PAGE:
University of California, Davis

Tea: More Than Just a Drink

Rich American History Around Tea

By Mikenzi Meyers, Associate Editor

As the weather starts to get colder in California, nothing sounds better than a cup of warm tea on a chilly day. When reaching for what might be your favorite winter drink, Jeff Dahlberg, director of the Kearney Ag Research and Extension Center, urges you to think about the rich history behind it.

Dahlberg explained that, “Americans have been drinking tea for a long time. Back in the 1700s, as I understand it, there used to be tea shops everywhere in the U.S.”

tea

Jeff Dahlberg

He further emphasized the importance of truly educating yourself on the drink, which will only add to your ability to select the teas that best suit your pallet.

Even better, Dalhberg believes that first-class teas can be grown right here in California—an opportunity that the Global Tea Initiative in Davis is already looking into.

“Bottom line, we can actually grow pretty high-quality, high-yielding teas here in the state, and the folks at Davis are really excited about that,” he said.

For more information on the Global Tea Initiative, visit GlobalTea.UCDavis.Edu.

For more information on the Kearney Ag Research and Extension Center, visit their website at: kare.ucanr.edu

2018-11-29T16:21:28-08:00November 29th, 2018|

Global Tea Initiative at UC Davis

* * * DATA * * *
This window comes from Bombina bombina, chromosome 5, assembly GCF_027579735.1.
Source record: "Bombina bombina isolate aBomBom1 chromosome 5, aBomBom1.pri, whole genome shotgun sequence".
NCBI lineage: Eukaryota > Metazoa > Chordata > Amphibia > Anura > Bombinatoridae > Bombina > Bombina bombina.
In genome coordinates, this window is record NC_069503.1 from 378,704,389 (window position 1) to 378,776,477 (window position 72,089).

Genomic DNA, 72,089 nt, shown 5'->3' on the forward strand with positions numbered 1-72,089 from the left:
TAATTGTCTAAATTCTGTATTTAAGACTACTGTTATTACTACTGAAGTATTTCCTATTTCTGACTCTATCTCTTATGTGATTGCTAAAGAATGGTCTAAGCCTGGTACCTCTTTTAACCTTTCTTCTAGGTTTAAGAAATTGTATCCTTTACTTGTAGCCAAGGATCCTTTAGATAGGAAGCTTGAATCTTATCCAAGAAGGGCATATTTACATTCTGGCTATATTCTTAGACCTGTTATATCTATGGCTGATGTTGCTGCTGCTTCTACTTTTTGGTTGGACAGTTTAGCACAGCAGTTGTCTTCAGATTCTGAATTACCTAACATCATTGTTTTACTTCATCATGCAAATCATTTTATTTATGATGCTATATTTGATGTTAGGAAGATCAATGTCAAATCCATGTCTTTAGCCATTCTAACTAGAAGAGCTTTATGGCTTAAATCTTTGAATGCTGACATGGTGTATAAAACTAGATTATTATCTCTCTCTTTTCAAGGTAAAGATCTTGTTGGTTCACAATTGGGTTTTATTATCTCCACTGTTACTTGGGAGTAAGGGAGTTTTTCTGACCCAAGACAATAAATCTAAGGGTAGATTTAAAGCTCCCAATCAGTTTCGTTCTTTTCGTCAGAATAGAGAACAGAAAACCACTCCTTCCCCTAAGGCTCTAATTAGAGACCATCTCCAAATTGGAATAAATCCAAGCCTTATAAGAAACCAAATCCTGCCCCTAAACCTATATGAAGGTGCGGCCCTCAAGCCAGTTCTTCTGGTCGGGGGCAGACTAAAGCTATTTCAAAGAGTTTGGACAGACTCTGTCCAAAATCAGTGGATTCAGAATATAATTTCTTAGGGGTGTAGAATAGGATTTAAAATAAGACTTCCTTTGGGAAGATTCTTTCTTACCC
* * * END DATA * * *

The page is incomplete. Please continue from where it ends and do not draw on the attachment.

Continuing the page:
UC Davis Could Be Center of Global Tea Research

By Jessica Theisman, Associate Editor

Researchers at the Kearney Agricultural Research and Extension Center in Parlier are testing whether or not tea can be grown in California. California Ag Today recently spoke with Jeff Dahlberg, director of the center. He told us about the Global Tea Initiative at UC Davis. The Global Tea Initiative looks to explore the history and cultural importance of tea.

Jeff Dahlberg, director of the Kearney Agriculture Research and Extension Center in Parlier, Fresno County

Jeff Dahlberg, director of the Kearney Agriculture Research and Extension Center in Parlier, Fresno County

“There’s lots of excitement about it, and people are really starting to take to the initiative,” said Dahlberg. “People are starting to look at the Global Tea Initiative as a leader for research in the U.S.

Dahlberg believes that the support exists because of the wide variety of diverse crops in California.

We grow 400 different crops in the state because California is one of the few places in the world that has that kind of diversity.

“I think it’s going to offer some unique opportunities to some farmers who really would like to diversify and perhaps get into something that may be really unique,” Dahlberg said.

For more information on the Global Tea Initiative, visit GlobalTea.UCDavis.Edu.

2021-05-12T11:05:07-07:00November 26th, 2018|